A few extracts of Rachel Cusk’s new memoir, Aftermath; On Marriage and Separation were published in the The Guardian recently, to the usual cries of shame and derision that Cusk had a) brought her private life into public view and b) complained, whined, made too much fuss over the small matter of divorce. These are the sorts of comments that make me despair over the interpretative abilities of my fellow citizens, not to mention their capacity for sympathy. The other point to make is that they clearly had not read Cusk’s clever, muscular prose with anything like attention. She is a profoundly literary writer who marshals an analytic perspective that works most readily at the level of primitive emotions. This short memoir, really a series of interconnected essays, functions by means of a web of extended metaphors, as if the toxic matter of what really happened is something that Cusk cannot pick up with anything other than verbal tongs. In other words, the business of a marriage gone sour and an acrimonious divorce are barely mentioned, in favour of a prolonged meditation on what comes afterwards, the aftermath with its extraordinary degree of disorientation for those concerned.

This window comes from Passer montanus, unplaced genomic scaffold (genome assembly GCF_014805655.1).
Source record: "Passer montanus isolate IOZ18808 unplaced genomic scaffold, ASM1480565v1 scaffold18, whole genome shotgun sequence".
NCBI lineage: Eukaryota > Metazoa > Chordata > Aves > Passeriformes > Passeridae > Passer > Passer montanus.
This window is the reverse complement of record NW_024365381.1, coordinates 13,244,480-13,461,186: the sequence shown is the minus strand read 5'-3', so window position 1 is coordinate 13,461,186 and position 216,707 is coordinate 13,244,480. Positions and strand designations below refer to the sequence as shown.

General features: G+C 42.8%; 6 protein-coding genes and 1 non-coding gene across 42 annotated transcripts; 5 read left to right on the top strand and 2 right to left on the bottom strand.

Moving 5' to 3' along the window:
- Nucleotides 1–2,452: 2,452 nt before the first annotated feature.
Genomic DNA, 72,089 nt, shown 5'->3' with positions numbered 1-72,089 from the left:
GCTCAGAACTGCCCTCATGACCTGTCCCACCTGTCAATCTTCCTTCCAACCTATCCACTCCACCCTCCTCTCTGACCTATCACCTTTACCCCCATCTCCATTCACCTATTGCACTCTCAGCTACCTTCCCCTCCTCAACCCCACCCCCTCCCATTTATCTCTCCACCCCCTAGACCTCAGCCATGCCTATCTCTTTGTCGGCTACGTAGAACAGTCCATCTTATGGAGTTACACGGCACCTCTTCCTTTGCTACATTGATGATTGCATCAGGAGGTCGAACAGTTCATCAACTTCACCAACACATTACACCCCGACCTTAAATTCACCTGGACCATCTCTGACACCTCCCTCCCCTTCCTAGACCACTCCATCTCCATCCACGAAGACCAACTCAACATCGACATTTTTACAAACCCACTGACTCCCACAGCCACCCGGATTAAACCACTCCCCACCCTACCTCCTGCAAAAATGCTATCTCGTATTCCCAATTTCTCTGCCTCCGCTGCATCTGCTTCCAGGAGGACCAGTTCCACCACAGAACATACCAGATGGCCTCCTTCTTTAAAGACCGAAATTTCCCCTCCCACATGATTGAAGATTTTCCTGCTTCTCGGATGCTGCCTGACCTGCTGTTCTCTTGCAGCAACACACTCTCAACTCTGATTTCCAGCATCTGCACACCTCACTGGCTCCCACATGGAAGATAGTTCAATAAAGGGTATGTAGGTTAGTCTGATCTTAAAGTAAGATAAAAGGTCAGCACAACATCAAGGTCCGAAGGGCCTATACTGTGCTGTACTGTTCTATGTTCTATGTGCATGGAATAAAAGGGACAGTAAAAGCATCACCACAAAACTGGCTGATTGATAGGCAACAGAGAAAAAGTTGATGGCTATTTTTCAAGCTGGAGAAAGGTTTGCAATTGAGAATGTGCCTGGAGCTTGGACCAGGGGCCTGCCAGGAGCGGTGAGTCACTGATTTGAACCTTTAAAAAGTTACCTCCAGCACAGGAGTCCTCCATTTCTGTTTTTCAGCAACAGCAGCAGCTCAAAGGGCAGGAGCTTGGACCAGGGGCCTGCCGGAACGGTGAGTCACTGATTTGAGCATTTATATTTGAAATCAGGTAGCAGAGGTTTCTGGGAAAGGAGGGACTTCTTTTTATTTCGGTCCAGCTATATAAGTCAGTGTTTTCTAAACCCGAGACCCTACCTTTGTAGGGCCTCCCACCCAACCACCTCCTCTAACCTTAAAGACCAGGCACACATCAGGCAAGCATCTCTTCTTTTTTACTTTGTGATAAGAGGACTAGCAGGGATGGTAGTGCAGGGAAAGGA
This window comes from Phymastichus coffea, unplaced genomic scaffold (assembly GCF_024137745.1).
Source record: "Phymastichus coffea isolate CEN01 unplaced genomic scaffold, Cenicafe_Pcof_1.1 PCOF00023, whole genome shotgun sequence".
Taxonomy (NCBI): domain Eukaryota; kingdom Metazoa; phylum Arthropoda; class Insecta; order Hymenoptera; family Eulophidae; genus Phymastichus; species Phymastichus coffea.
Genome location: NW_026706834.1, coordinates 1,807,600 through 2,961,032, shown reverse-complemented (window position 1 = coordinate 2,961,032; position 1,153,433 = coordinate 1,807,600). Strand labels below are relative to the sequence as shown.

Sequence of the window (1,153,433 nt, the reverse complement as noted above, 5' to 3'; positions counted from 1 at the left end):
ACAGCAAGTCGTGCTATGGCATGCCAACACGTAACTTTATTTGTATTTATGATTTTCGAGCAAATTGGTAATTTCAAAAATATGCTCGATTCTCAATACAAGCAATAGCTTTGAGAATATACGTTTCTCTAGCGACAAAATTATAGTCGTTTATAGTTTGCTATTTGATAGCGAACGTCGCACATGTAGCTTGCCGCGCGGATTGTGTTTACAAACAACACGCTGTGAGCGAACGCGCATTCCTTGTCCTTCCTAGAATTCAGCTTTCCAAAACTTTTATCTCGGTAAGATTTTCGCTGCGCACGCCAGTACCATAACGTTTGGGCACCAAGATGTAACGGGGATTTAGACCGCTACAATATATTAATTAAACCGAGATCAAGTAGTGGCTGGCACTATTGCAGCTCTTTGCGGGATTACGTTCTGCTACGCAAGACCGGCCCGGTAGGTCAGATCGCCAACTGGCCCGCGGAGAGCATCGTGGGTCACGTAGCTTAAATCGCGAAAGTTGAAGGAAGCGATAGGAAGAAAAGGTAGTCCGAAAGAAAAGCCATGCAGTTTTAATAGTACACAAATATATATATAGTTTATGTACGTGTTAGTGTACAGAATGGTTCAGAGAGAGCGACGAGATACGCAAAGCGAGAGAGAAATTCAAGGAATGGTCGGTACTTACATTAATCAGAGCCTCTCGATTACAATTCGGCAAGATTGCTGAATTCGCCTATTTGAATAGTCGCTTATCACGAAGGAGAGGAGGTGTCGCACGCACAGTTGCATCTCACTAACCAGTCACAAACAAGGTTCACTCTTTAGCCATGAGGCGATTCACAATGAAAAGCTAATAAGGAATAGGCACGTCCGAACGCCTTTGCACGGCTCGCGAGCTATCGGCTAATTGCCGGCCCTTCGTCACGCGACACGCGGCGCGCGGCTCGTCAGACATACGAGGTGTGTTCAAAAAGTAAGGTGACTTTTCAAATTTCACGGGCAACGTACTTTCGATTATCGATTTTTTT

The French theorist, Luce Irigaray, has a concept for describing the absence of identity that succeeds a poorly attempted separation, and she calls it ‘dereliction’. Derelict people are not yet quite themselves again, but neither are they merged as they were before. In consequence they must inhabit a genuine no man’s land, a place of catastrophic uncertainty, loss of personal boundaries and an inability to love, something which sounds unimportant but which has far reaching consequences for our sense of humanity. My thoughts immediately went to this concept when I was reading this memoir, as an accurate representation of what Cusk is suffering. But really, Cusk has plenty of analogies on hand herself. In the opening chapter, she recalls a history teacher, Mrs Lewis, with a particular liking for the Dark Ages, the aftermath to the collapse of the Roman empire. The darkness, Cusk points out, is both aftermath and prelude:
‘The etymology of the word ‘aftermath’ is ‘second mowing’, a second crop of grass that is sown and reaped after the harvest is in. Civilisation, order, meaning, belief: these were not sunlit peaks to be reached by a steady climb. They were built and then they fell, were built and fell again or were destroyed. The darkness, the disorganisation that succeeded them had their own existence, their own integrity: were betrothed to civilisation , as sleep is betrothed to activity. In the life of compartments lies the possibility of unity, just as unity contains the prospect of atomisation. Better, in Mrs Lewis’s view, to live the compartmentalised, the disorganised life and feel the dark stirrings of creativity, than to dwell in civilised unity, racked by the impulse to destroy.’